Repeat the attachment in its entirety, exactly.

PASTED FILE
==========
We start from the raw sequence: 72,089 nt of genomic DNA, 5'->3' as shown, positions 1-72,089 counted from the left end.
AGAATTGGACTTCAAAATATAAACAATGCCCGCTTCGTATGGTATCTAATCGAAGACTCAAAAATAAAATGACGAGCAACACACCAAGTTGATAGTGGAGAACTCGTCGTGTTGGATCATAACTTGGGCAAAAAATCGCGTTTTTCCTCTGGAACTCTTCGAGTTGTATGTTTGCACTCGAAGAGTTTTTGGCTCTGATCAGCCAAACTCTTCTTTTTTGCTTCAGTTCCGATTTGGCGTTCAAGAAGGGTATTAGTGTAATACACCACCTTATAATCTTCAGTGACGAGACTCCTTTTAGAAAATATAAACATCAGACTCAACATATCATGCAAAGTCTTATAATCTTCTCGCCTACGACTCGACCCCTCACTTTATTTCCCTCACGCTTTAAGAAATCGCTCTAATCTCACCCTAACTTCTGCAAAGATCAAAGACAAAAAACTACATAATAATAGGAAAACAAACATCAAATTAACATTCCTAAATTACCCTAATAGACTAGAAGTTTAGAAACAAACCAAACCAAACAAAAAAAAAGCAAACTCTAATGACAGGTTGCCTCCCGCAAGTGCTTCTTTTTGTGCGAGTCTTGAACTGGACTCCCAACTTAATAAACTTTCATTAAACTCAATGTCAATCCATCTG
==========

We start from the raw sequence: 72,089 nt of genomic DNA, 5'->3' as shown, positions 1-72,089 counted from the left end.
AGAATTGGACTTCAAAATATAAACAATGCCCGCTTCGTATGGTATCTAATCGAAGACTCAAAAATAAAATGACGAGCAACACACCAAGTTGATAGTGGAGAACTCGTCGTGTTGGATCATAACTTGGGCAAAAAATCGCGTTTTTCCTCTGGAACTCTTCGAGTTGTATGTTTGCACTCGAAGAGTTTTTGGCTCTGATCAGCCAAACTCTTCTTTTTTGCTTCAGTTCCGATTTGGCGTTCAAGAAGGGTATTAGTGTAATACACCACCTTATAATCTTCAGTGACGAGACTCCTTTTAGAAAATATAAACATCAGACTCAACATATCATGCAAAGTCTTATAATCTTCTCGCCTACGACTCGACCCCTCACTTTATTTCCCTCACGCTTTAAGAAATCGCTCTAATCTCACCCTAACTTCTGCAAAGATCAAAGACAAAAAACTACATAATAATAGGAAAACAAACATCAAATTAACATTCCTAAATTACCCTAATAGACTAGAAGTTTAGAAACAAACCAAACCAAACAAAAAAAAAGCAAACTCTAATGACAGGTTGCCTCCCGCAAGTGCTTCTTTTTGTGCGAGTCTTGAACTGGACTCCCAACTTAATAAACTTTCATTAAACTCAATGTCAATCCATCTG